I’m going to start out with two anecdotes:

  1. When my daughter was about two we were out at some sort of kids festival. A clown handed her a balloon dog, and I said to her “What’s the magic word?” and she looked at me quizzically and said “Abbracadabra?”
  2. One day I walked my dog. When we entered the lobby of our building, the doorman gave her a treat. I said to my dog “What do you say?”

Now, what do these things say, other than humor can be found in any situation?

Yes, I’m a bit of a nag, but more importantly, the value I place on saying Please and Thank You.

I have taught my daughter (and obviously dog) that when you want something you say please, and if someone gives you something you say thank you. And you do both with sincerity. Call me old fashioned, call me out of touch, call me a 50’s housewife. I don’t care. My daughter was going to be raised with manners.

When she was three, I bought a set of notecards. When she received birthday presents I let her draw a picture on the card and then I wrote a thank you note. When my daughter learned to write, she was responsible for writing her own thank you note. This was a rule: you were not allowed to use, spend or deposit a gift until the thank you note was written. End of discussion.

At this point in her life, she gives up her seat to people who are older,  Moms with babies, pregnant women, those with crutches or canes, and anyone who appears to need the seat more than she does. She rushes to hold open doors to buildings she is not even entering if she thinks someone is struggling/about to struggle with going in. She doesn’t even think twice about doing these small acts of kindness: she just does them.

When she is in a classroom she treats her teachers with courtesy. She respects the rules of any place she goes. She tries to be considerate of those around her assuming no one is pushing her around. (for the record, when she went off to school I told her- Don’t you ever hit someone. But, if someone hits you, you slap them as hard as you can. I’ll deal with the consequences and back you up as long as I know you were not the aggressor. 12 years in the NYC public school system and we never had to worry about either scenario)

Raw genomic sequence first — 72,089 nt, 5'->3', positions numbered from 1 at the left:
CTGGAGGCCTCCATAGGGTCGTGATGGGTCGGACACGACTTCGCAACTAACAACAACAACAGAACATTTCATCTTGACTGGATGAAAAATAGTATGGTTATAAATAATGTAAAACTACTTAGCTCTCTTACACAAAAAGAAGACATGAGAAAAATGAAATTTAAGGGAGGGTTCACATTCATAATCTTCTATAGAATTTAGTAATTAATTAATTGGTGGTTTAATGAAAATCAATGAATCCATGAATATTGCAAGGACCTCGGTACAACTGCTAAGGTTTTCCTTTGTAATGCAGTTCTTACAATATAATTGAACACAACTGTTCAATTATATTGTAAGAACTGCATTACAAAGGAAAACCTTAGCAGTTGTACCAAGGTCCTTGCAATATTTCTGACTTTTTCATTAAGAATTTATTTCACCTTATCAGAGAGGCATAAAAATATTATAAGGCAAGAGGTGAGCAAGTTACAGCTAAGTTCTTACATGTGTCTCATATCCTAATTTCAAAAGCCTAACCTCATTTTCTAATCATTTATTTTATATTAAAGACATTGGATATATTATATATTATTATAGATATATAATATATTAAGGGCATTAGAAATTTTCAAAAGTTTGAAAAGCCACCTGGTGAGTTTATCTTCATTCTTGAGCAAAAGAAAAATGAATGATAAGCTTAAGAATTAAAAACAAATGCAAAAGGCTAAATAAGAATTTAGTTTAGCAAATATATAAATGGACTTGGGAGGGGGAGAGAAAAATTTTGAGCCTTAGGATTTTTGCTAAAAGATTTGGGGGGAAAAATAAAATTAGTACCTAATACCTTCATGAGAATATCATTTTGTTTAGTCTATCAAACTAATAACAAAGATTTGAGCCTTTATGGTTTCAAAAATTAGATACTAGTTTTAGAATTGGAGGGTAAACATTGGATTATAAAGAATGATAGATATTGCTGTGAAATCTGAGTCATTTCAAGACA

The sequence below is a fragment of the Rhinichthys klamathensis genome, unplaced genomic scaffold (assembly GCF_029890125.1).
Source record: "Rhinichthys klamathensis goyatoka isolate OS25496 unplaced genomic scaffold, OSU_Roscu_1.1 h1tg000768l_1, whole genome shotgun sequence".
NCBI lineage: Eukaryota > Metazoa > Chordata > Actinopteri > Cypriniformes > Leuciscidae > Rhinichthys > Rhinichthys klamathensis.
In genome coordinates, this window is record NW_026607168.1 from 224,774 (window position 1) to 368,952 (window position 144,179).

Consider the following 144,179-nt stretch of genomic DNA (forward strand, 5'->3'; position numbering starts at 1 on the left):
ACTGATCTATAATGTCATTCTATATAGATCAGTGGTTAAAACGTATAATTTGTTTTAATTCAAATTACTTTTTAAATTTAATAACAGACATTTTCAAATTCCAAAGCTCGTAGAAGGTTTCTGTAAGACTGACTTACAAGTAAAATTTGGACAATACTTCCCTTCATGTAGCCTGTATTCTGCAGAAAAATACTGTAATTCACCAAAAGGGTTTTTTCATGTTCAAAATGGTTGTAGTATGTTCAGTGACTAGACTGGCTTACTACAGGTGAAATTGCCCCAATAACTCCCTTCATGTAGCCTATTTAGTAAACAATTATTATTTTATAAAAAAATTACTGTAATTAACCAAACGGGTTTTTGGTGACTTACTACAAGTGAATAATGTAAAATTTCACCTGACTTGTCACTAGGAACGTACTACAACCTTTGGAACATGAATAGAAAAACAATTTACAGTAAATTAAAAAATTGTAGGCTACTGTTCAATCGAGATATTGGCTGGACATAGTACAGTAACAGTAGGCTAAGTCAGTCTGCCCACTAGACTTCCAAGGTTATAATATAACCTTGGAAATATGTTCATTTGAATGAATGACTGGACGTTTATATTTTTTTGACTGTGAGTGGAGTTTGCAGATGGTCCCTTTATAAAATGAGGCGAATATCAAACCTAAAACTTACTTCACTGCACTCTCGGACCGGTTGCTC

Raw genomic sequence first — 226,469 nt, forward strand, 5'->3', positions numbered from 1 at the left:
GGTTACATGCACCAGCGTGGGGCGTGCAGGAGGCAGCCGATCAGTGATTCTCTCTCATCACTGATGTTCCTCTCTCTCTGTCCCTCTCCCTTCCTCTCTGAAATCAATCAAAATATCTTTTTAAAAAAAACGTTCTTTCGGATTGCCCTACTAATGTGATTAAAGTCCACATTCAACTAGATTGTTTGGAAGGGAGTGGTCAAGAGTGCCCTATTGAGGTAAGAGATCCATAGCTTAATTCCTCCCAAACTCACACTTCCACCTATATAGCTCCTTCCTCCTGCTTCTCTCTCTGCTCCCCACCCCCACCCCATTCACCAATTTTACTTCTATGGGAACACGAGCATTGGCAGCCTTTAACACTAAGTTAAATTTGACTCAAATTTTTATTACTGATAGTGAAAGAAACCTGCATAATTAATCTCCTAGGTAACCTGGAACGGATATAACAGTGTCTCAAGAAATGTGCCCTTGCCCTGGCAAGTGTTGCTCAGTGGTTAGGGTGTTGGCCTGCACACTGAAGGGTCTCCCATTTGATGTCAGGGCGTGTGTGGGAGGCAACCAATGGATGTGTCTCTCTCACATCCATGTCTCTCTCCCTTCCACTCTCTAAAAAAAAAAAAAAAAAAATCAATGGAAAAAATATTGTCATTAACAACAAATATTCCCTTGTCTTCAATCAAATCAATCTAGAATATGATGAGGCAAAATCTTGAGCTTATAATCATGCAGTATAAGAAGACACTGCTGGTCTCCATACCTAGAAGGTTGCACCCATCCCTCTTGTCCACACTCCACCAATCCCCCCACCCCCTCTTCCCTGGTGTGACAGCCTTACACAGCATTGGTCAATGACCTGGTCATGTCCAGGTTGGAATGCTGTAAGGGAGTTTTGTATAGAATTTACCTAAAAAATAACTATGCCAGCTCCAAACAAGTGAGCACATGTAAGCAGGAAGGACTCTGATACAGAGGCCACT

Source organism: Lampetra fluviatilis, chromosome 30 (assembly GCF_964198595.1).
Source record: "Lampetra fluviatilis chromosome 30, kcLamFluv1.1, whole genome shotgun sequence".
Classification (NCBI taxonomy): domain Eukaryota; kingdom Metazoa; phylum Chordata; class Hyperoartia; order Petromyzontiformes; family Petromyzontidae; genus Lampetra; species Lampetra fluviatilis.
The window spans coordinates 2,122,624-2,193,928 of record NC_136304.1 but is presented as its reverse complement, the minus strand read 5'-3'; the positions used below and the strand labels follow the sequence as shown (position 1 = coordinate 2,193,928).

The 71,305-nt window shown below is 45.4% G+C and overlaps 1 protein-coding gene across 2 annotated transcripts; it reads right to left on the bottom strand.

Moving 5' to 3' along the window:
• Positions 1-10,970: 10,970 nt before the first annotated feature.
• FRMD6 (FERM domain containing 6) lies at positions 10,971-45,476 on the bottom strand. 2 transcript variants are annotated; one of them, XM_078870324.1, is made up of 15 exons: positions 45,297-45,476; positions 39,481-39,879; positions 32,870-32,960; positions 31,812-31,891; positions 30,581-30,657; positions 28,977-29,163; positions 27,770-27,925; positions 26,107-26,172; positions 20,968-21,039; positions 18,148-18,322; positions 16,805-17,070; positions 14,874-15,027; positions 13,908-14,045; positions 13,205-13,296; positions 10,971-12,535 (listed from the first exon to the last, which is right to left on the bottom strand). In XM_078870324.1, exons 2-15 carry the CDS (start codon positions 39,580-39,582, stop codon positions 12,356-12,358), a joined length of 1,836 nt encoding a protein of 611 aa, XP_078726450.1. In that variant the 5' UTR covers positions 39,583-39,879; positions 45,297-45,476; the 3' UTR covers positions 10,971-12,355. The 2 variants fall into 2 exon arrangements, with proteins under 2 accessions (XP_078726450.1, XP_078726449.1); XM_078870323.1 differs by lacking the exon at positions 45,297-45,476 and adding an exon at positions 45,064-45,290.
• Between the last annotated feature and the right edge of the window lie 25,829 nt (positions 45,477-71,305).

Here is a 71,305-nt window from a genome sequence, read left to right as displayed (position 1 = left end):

Now some of you may be thinking derogatory things about her- calling her a goody goody or something like that. But here’s the thing: she knows that there are reasons for rules and orders. She totally gets the meaning of anarchy. And she knows the consequences. And she knows the value of manners and civility.

But she didn’t learn these values on her own. She was taught these values. She was shown these values (I am actually quite well mannered.  But don’t ever provoke me or give me reason to think otherwise)

Children need to be taught how to behave when they are in society. They have to learn what consideration is. This does not mean that they should be a martyr. It means that they need to have a basis that they are not the sun, and that things do not revolve around them. It is possible to have a child with self esteem and self respect who treats others with kindness and consideration. In fact, I’m going to say that if you have no respect for others, you have no respect for yourself.

Teach your children manners, consideration and respect. Then model the behavior. They don’t do what we say: they do what we do.

57 thoughts on “Please and thank You are Not Optional

  1. Amen!! I saw the results of my parenting last summer with my 22-year-old son. We were at the Biltmore House in NC. It was blisteringly hot, but we Floridians were fine. In the gardens, he came across a grandmotherly woman who was having a hard time with the heat. I sauntered up to discover he had her seated in the shade and was fanning her. When I showed up, he had me fan her while he sprinted for a water. I was so incredibly proud of my boy.

    Liked by 6 people

  2. Yes! You’ve nurtured a smart and kind kid. I’m reminded of educator Marian Wright Edelman’s quote: “Being considerate of others will take your children further in life than any college degree.” As for the dog, well . . .

    Liked by 3 people

  3. My son has manners and is a very kind, compassionate and wonderful young man; however, if the rules do not makes sense, are oppressive or he feels he is being forced to fit into a box he does not belong in, he WILL buck the system. I do not consider this disrespect. I consider this someone with the courage to stand up for himself and others. Getting through his growing up years was difficult because of this but I am proud that he is a non-conformist and will make the changes which need to be made in this world along with many in his generation. You are correct, please and thank you are not an option, they are mandatory.